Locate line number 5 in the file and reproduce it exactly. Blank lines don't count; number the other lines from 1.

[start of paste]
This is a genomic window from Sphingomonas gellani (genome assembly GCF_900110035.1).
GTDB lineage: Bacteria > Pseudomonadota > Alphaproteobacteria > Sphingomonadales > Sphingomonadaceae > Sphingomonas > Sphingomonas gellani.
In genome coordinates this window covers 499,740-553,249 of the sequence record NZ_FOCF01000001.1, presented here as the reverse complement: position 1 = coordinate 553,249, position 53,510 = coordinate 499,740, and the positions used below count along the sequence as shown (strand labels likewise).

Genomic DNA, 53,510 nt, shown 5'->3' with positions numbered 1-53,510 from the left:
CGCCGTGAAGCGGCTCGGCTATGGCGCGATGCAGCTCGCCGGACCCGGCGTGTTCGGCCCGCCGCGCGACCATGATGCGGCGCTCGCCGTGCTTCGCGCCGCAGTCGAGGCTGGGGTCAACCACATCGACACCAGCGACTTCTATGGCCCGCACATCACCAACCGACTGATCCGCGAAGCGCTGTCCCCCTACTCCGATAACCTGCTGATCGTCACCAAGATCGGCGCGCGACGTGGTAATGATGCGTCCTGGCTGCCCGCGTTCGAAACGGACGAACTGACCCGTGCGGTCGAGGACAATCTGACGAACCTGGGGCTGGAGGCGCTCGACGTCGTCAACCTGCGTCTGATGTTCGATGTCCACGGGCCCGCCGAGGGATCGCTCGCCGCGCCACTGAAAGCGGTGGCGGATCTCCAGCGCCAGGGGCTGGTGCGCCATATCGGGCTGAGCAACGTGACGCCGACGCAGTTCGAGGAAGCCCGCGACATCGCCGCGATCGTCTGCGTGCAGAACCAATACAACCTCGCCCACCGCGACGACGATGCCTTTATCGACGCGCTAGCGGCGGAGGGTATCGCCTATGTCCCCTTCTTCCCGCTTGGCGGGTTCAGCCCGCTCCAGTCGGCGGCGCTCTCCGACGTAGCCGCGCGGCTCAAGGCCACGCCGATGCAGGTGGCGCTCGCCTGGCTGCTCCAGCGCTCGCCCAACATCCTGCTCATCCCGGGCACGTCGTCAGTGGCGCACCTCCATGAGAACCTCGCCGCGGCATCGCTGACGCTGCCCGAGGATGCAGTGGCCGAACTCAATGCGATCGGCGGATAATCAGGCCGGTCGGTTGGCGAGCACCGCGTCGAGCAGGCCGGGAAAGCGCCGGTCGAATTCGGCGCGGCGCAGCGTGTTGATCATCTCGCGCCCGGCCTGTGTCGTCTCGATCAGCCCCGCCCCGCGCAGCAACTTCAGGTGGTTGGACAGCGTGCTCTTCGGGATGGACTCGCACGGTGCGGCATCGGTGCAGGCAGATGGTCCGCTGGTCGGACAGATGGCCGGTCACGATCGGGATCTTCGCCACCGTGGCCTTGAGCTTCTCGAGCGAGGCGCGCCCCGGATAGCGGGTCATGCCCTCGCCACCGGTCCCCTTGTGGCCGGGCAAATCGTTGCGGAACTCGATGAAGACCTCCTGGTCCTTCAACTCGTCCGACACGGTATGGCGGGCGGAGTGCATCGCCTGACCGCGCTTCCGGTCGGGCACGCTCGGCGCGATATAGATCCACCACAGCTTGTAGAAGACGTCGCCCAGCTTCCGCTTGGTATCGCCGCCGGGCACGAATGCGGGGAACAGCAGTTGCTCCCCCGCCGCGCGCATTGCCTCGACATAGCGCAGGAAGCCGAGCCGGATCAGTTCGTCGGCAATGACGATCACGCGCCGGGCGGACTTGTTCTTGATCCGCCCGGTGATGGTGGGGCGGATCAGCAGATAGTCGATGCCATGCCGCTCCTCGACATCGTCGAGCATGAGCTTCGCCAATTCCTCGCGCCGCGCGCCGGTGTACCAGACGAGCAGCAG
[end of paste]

CGCCGTGAAGCGGCTCGGCTATGGCGCGATGCAGCTCGCCGGACCCGGCGTGTTCGGCCCGCCGCGCGACCATGATGCGGCGCTCGCCGTGCTTCGCGCCGCAGTCGAGGCTGGGGTCAACCACATCGACACCAGCGACTTCTATGGCCCGCACATCACCAACCGACTGATCCGCGAAGCGCTGTCCCCCTACTCCGATAACCTGCTGATCGTCACCAAGATCGGCGCGCGACGTGGTAATGATGCGTCCTGGCTGCCCGCGTTCGAAACGGACGAACTGACCCGTGCGGTCGAGGACAATCTGACGAACCTGGGGCTGGAGGCGCTCGACGTCGTCAACCTGCGTCTGATGTTCGATGTCCACGGGCCCGCCGAGGGATCGCTCGCCGCGCCACTGAAAGCGGTGGCGGATCTCCAGCGCCAGGGGCTGGTGCGCCATATCGGGCTGAGCAACGTGACGCCGACGCAGTTCGAGGAAGCCCGCGACATCGCCGCGATCGTCTGCGTGCAGAACCAATACAACCTCGCCCACCGCGACGACGATGCCTTTATCGACGCGCTAGCGGCGGAGGGTATCGCCTATGTCCCCTTCTTCCCGCTTGGCGGGTTCAGCCCGCTCCAGTCGGCGGCGCTCTCCGACGTAGCCGCGCGGCTCAAGGCCACGCCGATGCAGGTGGCGCTCGCCTGGCTGCTCCAGCGCTCGCCCAACATCCTGCTCATCCCGGGCACGTCGTCAGTGGCGCACCTCCATGAGAACCTCGCCGCGGCATCGCTGACGCTGCCCGAGGATGCAGTGGCCGAACTCAATGCGATCGGCGGATAATCAGGCCGGTCGGTTGGCGAGCACCGCGTCGAGCAGGCCGGGAAAGCGCCGGTCGAATTCGGCGCGGCGCAGCGTGTTGATCATCTCGCGCCCGGCCTGTGTCGTCTCGATCAGCCCCGCCCCGCGCAGCAACTTCAGGTGGTTGGACAGCGTGCTCTTCGGGATGGACTCGCACGGTGCGGCATCGGTGCAGGCAGATGGTCCGCTGGTCGGACAGATGGCCGGTCACGATCGGGATCTTCGCCACCGTGGCCTTGAGCTTCTCGAGCGAGGCGCGCCCCGGATAGCGGGTCATGCCCTCGCCACCGGTCCCCTTGTGGCCGGGCAAATCGTTGCGGAACTCGATGAAGACCTCCTGGTCCTTCAACTCGTCCGACACGGTATGGCGGGCGGAGTGCATCGCCTGACCGCGCTTCCGGTCGGGCACGCTCGGCGCGATATAGATCCACCACAGCTTGTAGAAGACGTCGCCCAGCTTCCGCTTGGTATCGCCGCCGGGCACGAATGCGGGGAACAGCAGTTGCTCCCCCGCCGCGCGCATTGCCTCGACATAGCGCAGGAAGCCGAGCCGGATCAGTTCGTCGGCAATGACGATCACGCGCCGGGCGGACTTGTTCTTGATCCGCCCGGTGATGGTGGGGCGGATCAGCAGATAGTCGATGCCATGCCGCTCCTCGACATCGTCGAGCATGAGCTTCGCCAATTCCTCGCGCCGCGCGCCGGTGTACCAGACGAGCAGCAG